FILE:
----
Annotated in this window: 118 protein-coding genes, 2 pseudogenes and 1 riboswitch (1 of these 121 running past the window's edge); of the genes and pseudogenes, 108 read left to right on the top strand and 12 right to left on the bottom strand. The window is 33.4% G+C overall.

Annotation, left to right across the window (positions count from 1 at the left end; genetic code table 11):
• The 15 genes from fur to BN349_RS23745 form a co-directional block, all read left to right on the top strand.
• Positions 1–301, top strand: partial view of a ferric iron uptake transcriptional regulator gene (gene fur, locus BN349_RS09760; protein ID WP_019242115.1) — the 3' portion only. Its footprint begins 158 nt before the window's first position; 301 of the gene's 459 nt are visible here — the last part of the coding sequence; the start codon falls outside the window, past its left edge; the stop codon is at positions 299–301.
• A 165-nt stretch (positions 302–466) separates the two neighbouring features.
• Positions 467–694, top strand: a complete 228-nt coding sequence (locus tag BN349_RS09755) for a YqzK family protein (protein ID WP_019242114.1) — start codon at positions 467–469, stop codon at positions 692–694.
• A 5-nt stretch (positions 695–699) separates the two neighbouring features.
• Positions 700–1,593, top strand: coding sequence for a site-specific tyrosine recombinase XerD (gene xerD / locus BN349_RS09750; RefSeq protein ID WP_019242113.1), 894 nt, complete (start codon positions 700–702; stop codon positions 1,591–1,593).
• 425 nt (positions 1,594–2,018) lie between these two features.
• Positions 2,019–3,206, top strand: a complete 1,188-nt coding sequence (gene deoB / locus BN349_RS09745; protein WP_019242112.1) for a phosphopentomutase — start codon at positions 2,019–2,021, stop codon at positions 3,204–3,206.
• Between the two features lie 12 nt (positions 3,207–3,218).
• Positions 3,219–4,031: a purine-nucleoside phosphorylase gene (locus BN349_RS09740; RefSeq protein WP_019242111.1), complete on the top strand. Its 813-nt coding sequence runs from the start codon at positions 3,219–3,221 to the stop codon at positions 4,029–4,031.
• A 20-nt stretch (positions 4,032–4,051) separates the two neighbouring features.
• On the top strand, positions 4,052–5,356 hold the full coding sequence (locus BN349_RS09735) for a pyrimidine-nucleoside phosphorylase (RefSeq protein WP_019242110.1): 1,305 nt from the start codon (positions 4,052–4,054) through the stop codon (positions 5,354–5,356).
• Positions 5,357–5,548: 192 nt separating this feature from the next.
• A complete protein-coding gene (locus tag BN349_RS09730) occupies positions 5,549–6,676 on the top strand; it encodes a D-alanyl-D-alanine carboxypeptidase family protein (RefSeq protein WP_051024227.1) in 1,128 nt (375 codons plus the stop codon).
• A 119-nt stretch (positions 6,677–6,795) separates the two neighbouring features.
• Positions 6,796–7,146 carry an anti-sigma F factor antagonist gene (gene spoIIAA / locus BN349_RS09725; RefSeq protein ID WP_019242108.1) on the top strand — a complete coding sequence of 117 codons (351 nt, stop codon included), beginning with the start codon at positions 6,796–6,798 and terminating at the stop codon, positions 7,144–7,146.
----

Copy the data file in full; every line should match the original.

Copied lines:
Annotated in this window: 118 protein-coding genes, 2 pseudogenes and 1 riboswitch (1 of these 121 running past the window's edge); of the genes and pseudogenes, 108 read left to right on the top strand and 12 right to left on the bottom strand. The window is 33.4% G+C overall.

Annotation, left to right across the window (positions count from 1 at the left end; genetic code table 11):
• The 15 genes from fur to BN349_RS23745 form a co-directional block, all read left to right on the top strand.
• Positions 1–301, top strand: partial view of a ferric iron uptake transcriptional regulator gene (gene fur, locus BN349_RS09760; protein ID WP_019242115.1) — the 3' portion only. Its footprint begins 158 nt before the window's first position; 301 of the gene's 459 nt are visible here — the last part of the coding sequence; the start codon falls outside the window, past its left edge; the stop codon is at positions 299–301.
• A 165-nt stretch (positions 302–466) separates the two neighbouring features.
• Positions 467–694, top strand: a complete 228-nt coding sequence (locus tag BN349_RS09755) for a YqzK family protein (protein ID WP_019242114.1) — start codon at positions 467–469, stop codon at positions 692–694.
• A 5-nt stretch (positions 695–699) separates the two neighbouring features.
• Positions 700–1,593, top strand: coding sequence for a site-specific tyrosine recombinase XerD (gene xerD / locus BN349_RS09750; RefSeq protein ID WP_019242113.1), 894 nt, complete (start codon positions 700–702; stop codon positions 1,591–1,593).
• 425 nt (positions 1,594–2,018) lie between these two features.
• Positions 2,019–3,206, top strand: a complete 1,188-nt coding sequence (gene deoB / locus BN349_RS09745; protein WP_019242112.1) for a phosphopentomutase — start codon at positions 2,019–2,021, stop codon at positions 3,204–3,206.
• Between the two features lie 12 nt (positions 3,207–3,218).
• Positions 3,219–4,031: a purine-nucleoside phosphorylase gene (locus BN349_RS09740; RefSeq protein WP_019242111.1), complete on the top strand. Its 813-nt coding sequence runs from the start codon at positions 3,219–3,221 to the stop codon at positions 4,029–4,031.
• A 20-nt stretch (positions 4,032–4,051) separates the two neighbouring features.
• On the top strand, positions 4,052–5,356 hold the full coding sequence (locus BN349_RS09735) for a pyrimidine-nucleoside phosphorylase (RefSeq protein WP_019242110.1): 1,305 nt from the start codon (positions 4,052–4,054) through the stop codon (positions 5,354–5,356).
• Positions 5,357–5,548: 192 nt separating this feature from the next.
• A complete protein-coding gene (locus tag BN349_RS09730) occupies positions 5,549–6,676 on the top strand; it encodes a D-alanyl-D-alanine carboxypeptidase family protein (RefSeq protein WP_051024227.1) in 1,128 nt (375 codons plus the stop codon).
• A 119-nt stretch (positions 6,677–6,795) separates the two neighbouring features.
• Positions 6,796–7,146 carry an anti-sigma F factor antagonist gene (gene spoIIAA / locus BN349_RS09725; RefSeq protein ID WP_019242108.1) on the top strand — a complete coding sequence of 117 codons (351 nt, stop codon included), beginning with the start codon at positions 6,796–6,798 and terminating at the stop codon, positions 7,144–7,146.